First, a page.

A major portion of HIV/AIDS care and treatment comes from faith-based organizations (FBOs), according to a study released by the World Health Organization (WHO) at the National Cathedral in Washington, D.C., on Thursday.
The study found that Christian hospitals and health centers in Lesotho, where HIV prevalence rates are 23.2 percent, provide about 40 percent of HIV care and treatment services in the country. In Zambia, faith-based organizations run nearly one-third of the HIV/AIDS treatment facilities.
Faith-based organizations are a vital part of civil society, said Dr. Kevin De Cock, director of WHOs department of HIV/AIDS, in a statement. Since they provide a substantial portion of care in developing countries, often reaching vulnerable populations living under adverse conditions, FBOs must be recognized as essential contributors towards universal access efforts.
The study, the first of its kind, found the need for greater collaboration between public health agencies and FBOs. It estimates that 30 to 70 percent of the health infrastructure in Africa is currently owned by faith-based organizations, though there is often little cooperation between FBOs and public health programs.
Purpose Driven pastor Rick Warren would agree with the need for greater collaboration between the public sector and FBOs. Warren, who began the first church conference on HIV/AIDS in 2005, has often used the model of a three-legged stool to illustrate his ideal model to overcome the HIV pandemic. In his model, he calls for the government, NGOs (non-governmental organizations), and the church to work together, each of which represent a leg of a stool. If even one leg was missing, the stool could not stand.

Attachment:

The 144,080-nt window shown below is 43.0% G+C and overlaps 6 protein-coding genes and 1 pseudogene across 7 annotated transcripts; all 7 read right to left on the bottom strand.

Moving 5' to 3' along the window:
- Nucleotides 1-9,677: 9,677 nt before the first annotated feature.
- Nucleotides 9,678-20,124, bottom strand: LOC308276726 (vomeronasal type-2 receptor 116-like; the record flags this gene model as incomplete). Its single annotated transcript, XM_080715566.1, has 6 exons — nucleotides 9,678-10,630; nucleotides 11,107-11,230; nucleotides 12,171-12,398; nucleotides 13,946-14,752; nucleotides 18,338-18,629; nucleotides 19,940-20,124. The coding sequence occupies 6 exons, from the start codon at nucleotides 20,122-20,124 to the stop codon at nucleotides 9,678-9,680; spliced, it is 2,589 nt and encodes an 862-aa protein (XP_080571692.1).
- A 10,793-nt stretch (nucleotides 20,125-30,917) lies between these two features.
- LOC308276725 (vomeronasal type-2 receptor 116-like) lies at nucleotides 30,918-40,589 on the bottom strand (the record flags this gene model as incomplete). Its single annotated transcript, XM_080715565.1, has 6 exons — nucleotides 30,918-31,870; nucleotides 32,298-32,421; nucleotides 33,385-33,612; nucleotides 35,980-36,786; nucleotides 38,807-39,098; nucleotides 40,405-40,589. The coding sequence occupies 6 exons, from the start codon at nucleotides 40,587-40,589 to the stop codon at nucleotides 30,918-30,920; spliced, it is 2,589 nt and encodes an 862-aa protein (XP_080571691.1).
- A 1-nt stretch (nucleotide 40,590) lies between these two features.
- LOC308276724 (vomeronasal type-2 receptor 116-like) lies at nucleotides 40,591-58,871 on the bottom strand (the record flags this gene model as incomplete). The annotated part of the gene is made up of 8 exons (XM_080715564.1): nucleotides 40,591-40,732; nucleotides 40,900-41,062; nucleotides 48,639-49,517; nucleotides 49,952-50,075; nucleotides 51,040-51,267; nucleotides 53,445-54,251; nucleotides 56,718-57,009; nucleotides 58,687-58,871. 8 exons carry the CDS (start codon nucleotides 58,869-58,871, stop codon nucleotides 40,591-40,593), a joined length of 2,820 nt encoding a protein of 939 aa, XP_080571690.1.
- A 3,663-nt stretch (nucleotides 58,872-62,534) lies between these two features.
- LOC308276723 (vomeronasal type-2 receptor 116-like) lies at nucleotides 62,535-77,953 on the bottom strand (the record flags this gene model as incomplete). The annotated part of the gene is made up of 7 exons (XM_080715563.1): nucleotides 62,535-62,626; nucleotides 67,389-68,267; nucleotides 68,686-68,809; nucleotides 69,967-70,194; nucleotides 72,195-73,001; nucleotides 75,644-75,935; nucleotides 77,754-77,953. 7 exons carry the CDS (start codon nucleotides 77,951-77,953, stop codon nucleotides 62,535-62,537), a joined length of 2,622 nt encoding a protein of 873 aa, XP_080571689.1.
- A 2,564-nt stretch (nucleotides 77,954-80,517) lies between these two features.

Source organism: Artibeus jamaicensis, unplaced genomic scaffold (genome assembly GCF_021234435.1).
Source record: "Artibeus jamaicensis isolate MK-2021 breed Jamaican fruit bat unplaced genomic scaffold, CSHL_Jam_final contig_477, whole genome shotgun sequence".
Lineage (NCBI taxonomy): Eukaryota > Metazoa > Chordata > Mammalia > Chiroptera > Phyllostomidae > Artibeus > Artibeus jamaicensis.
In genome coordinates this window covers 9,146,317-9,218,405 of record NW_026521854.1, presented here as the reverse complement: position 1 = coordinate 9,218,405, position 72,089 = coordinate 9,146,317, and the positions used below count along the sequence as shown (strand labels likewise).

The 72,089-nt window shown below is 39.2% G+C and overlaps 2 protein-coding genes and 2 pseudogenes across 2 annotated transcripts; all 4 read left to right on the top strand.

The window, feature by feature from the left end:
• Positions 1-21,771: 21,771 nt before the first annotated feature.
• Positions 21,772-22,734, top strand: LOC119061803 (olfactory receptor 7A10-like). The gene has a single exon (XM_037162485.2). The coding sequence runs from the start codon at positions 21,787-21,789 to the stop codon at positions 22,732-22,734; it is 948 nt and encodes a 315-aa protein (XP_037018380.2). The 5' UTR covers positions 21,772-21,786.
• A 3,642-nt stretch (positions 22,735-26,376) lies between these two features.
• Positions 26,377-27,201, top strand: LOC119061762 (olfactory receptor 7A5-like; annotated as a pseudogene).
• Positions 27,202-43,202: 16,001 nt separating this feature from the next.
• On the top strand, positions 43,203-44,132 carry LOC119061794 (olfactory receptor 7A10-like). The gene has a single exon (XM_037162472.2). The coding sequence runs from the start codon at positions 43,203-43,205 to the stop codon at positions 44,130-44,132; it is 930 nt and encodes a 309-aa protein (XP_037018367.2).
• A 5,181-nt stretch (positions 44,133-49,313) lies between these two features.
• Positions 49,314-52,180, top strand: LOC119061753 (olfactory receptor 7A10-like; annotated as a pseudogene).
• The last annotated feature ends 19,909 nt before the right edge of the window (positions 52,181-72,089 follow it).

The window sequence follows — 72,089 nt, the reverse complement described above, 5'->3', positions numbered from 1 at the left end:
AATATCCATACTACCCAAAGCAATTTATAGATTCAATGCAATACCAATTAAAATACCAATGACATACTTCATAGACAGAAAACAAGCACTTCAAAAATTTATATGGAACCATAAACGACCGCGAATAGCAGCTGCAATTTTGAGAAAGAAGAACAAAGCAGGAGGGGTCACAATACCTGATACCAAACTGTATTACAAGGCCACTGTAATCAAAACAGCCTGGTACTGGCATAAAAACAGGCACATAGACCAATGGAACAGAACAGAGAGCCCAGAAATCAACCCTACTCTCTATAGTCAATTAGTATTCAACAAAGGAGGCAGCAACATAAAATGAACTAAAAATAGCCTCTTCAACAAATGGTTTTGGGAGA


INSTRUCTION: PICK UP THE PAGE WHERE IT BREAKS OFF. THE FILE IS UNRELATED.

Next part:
Church denominations, such as the Evangelical Lutheran Church in America (ELCA) and the Episcopal Church, have also taken up the issue of HIV/AIDS. In its recently released study guide on global poverty and Millennium Development Goals (MDGs) entitled Gods Mission in the World, the churches informed congregants on HIV/AIDS and asked thought-provoking questions on how Christians can help respond to the crisis, noting that the church should follow the example of Jesus the healer and connect their faith with action.
Donors and health-care funders need to take the role of FBOs into account,
said Ted Karpf, partnerships officer in WHOs department of HIV/AIDS. Without the FBOs, the hope of universal access to prevention, treatment and care is lost.